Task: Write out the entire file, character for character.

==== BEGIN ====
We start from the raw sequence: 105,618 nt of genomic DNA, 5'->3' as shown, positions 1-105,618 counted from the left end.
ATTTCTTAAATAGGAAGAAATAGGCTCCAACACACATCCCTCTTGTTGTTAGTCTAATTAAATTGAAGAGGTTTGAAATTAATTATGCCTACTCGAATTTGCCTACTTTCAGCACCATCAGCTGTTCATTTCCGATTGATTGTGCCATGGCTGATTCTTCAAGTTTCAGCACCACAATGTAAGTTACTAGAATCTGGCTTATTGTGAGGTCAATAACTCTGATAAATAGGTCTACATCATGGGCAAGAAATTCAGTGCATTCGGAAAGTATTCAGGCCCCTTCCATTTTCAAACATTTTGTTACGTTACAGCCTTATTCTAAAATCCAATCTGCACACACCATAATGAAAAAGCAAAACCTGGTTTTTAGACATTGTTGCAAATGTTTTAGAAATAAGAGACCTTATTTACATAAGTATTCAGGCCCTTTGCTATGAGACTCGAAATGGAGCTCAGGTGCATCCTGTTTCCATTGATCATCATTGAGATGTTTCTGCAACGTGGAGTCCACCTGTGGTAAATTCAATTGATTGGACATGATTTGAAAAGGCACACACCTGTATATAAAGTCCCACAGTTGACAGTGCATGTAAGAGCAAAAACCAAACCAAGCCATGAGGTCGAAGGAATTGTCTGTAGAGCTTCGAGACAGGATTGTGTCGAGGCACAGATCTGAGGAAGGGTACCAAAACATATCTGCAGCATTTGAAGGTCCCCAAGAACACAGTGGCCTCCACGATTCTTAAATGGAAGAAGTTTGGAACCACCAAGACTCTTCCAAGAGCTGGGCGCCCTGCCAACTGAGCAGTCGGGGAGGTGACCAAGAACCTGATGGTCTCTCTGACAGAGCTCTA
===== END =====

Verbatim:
We start from the raw sequence: 105,618 nt of genomic DNA, 5'->3' as shown, positions 1-105,618 counted from the left end.
ATTTCTTAAATAGGAAGAAATAGGCTCCAACACACATCCCTCTTGTTGTTAGTCTAATTAAATTGAAGAGGTTTGAAATTAATTATGCCTACTCGAATTTGCCTACTTTCAGCACCATCAGCTGTTCATTTCCGATTGATTGTGCCATGGCTGATTCTTCAAGTTTCAGCACCACAATGTAAGTTACTAGAATCTGGCTTATTGTGAGGTCAATAACTCTGATAAATAGGTCTACATCATGGGCAAGAAATTCAGTGCATTCGGAAAGTATTCAGGCCCCTTCCATTTTCAAACATTTTGTTACGTTACAGCCTTATTCTAAAATCCAATCTGCACACACCATAATGAAAAAGCAAAACCTGGTTTTTAGACATTGTTGCAAATGTTTTAGAAATAAGAGACCTTATTTACATAAGTATTCAGGCCCTTTGCTATGAGACTCGAAATGGAGCTCAGGTGCATCCTGTTTCCATTGATCATCATTGAGATGTTTCTGCAACGTGGAGTCCACCTGTGGTAAATTCAATTGATTGGACATGATTTGAAAAGGCACACACCTGTATATAAAGTCCCACAGTTGACAGTGCATGTAAGAGCAAAAACCAAACCAAGCCATGAGGTCGAAGGAATTGTCTGTAGAGCTTCGAGACAGGATTGTGTCGAGGCACAGATCTGAGGAAGGGTACCAAAACATATCTGCAGCATTTGAAGGTCCCCAAGAACACAGTGGCCTCCACGATTCTTAAATGGAAGAAGTTTGGAACCACCAAGACTCTTCCAAGAGCTGGGCGCCCTGCCAACTGAGCAGTCGGGGAGGTGACCAAGAACCTGATGGTCTCTCTGACAGAGCTCTA